28 March 2007

Tori White, Class of '10

Ed Ayers, Dean of the College of Arts & Sciences at U.Va., asked current students and alumni in an e-mail to submit their favorite places on the campus grounds. They printed responses on their website. One such response I reprint below (emphasis mine):

What I love about Grounds is the Romanesque architecture. It is very beautiful and very elegant. I believe it gives Grounds a bit of prestige that everyone loves.The white columns and brick buildings are great.I love Clark library because of the murals (despite the fact that many are naked) and the feel of the library.Brown and old dorms really carry over that U.Va. feel and romanesque look. Cocke Hall looks lovely after its renovations.I love old Cabell as well — it is just gorgeous ... Wilson could use a sprucing ... and New Cabell is way too hot.
Tori White (College ’10)
As the great Will Ferrill once asked, "Tori, are you English or retarded?" Where to begin? How about with the fact that the architecture on grounds is not Romanesque. I'm no architectualist, but even I know that U.Va.'s defining architectural style is Jeffersonian, or neo-classical, the defining feature (as Tori has at least come to realize) being red brick construction, white columns, and symmetry.

Romaneque, by contrast, features "A combination of masonry, arch and piers are the basis of the Romanesque style. The main concept for buildings was the addition of pure geometrical forms," according to the authority-on-all-things that is Wikipedia. Romaneque architecture was so named in the 18th century to refer to designs from a period spanning the 11th and 12th century in Europe. Here's a picture of a Romanesque building:



Here's a picture of the Rotunda:



Notice anything different about the two?

But, I must confess, this factual error isn't even what originally raised my ire. Tori professes to admire the murals in Clark Hall . . . except for the fact that they depict nudity. I really don't even know what to say about this. I was unable to find a picture of the offending murals, but I have to convey to you, they are beautiful. According to A&S magazine:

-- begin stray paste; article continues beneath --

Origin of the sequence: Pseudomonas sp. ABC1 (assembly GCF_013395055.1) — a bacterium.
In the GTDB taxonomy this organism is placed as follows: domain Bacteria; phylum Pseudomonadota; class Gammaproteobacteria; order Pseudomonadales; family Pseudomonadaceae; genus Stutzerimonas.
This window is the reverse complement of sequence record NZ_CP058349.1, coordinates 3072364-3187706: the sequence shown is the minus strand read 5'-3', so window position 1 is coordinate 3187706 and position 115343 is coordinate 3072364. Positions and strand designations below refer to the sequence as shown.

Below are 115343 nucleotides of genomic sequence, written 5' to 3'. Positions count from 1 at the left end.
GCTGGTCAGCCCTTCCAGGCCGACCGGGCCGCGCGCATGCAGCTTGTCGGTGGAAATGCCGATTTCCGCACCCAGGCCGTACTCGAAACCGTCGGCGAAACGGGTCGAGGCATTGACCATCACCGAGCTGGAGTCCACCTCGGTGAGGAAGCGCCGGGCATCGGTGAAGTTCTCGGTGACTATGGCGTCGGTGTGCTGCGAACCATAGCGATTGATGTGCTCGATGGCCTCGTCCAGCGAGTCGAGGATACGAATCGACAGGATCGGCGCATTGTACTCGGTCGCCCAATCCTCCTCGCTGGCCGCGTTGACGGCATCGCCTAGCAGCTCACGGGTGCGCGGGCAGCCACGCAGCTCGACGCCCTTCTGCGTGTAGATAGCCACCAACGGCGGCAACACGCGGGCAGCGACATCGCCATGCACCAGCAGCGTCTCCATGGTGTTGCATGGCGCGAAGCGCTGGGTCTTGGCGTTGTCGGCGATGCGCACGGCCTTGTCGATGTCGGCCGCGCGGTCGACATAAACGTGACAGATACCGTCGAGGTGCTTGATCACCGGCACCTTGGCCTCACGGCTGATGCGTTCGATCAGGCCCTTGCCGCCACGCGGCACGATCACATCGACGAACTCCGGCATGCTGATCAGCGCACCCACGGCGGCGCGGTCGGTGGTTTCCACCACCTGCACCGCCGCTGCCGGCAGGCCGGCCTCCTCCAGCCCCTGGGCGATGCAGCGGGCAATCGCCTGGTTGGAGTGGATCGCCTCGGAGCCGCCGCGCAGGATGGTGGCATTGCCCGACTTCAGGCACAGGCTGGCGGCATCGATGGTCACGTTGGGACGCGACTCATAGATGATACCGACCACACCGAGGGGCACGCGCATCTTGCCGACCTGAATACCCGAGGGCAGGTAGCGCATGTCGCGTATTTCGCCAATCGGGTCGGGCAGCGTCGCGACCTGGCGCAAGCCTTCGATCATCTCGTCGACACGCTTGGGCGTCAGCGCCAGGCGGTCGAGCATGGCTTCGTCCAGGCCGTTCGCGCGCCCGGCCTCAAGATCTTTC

The murals, completed by artist Allyn Cox in 1934, chronicle the history of law. Two three-panel murals dominate the room. One shows Moses delivering the Ten Commandments; on the opposite wall Cox illustrated a scene first depicted on the shield of Achilles in Homer’s Iliad in which a group peacefully settles a dispute over a murder. Four smaller murals flank the larger pieces and echo their themes of Moral and Civil Law.
I mean, an exposed titty is one thing, but a titty in service of Justice? Why, that simply won't do. Becca, perhaps your sister could get Tori a job working for the Ashcroft legal group, since he famously covered up the giant naked statue of Justice during his tenure as Attorney General. The two obviously have a lot in common.

Or maybe she could just move to Riyadh, where she won't have to be exposed to such filth.

Tori White: tighten up!

An addendum & commendation to A&S Online - they printed Pepper's infinitely more nuanced response to the same question, which resulted in an early Tighten Up Report post. Kudos to them for airing a dissenting opinion. Very Tight, A&S.

2 comments:

Mollie said...

I'm really more shocked that A&S magazine decided to publish the comment, since it makes it appear as if there are members of the student body who haven't been properly schooled in the Cult of Jefferson. But she is young in the ways of the University... she'll learn. After she's seen her 423rd obscure Jefferson quote, she'll know the difference for sure.

Pepper said...

Well wrought, Mr. Jordan. An architecturalist you may claim not to be, but you are infinitely more qualified than Ms. White, who I may award a full scholarship to the Pepper Watkins Academy of Architectural Hard Knocks.